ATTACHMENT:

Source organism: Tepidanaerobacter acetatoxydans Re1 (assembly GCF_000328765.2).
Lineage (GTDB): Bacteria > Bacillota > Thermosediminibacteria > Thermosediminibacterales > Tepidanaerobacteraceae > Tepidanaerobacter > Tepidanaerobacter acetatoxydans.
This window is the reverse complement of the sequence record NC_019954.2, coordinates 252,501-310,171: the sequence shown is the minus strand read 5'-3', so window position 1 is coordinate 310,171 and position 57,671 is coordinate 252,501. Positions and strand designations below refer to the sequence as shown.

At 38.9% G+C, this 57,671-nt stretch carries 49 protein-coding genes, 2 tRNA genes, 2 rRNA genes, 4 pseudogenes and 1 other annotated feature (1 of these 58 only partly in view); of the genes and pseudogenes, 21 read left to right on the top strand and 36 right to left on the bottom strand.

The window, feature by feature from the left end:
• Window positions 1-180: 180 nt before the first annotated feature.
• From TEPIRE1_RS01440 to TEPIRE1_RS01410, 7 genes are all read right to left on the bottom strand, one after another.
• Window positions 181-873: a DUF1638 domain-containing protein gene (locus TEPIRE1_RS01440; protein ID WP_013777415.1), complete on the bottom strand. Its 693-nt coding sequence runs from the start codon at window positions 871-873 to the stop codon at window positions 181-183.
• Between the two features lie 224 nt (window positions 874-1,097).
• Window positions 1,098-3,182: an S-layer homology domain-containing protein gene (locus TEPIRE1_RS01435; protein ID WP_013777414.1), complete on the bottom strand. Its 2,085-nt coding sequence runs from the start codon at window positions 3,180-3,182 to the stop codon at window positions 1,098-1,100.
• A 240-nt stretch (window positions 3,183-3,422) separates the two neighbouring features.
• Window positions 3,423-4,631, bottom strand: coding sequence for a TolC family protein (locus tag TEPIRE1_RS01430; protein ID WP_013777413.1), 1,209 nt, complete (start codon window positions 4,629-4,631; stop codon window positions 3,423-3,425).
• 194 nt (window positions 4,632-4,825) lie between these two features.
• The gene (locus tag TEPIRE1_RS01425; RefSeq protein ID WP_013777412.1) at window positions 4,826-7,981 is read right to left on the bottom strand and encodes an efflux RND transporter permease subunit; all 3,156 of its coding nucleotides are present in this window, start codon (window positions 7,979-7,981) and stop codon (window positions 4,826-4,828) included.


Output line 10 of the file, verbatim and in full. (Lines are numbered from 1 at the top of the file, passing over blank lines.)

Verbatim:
• Window positions 1,098-3,182: an S-layer homology domain-containing protein gene (locus TEPIRE1_RS01435; protein ID WP_013777414.1), complete on the bottom strand. Its 2,085-nt coding sequence runs from the start codon at window positions 3,180-3,182 to the stop codon at window positions 1,098-1,100.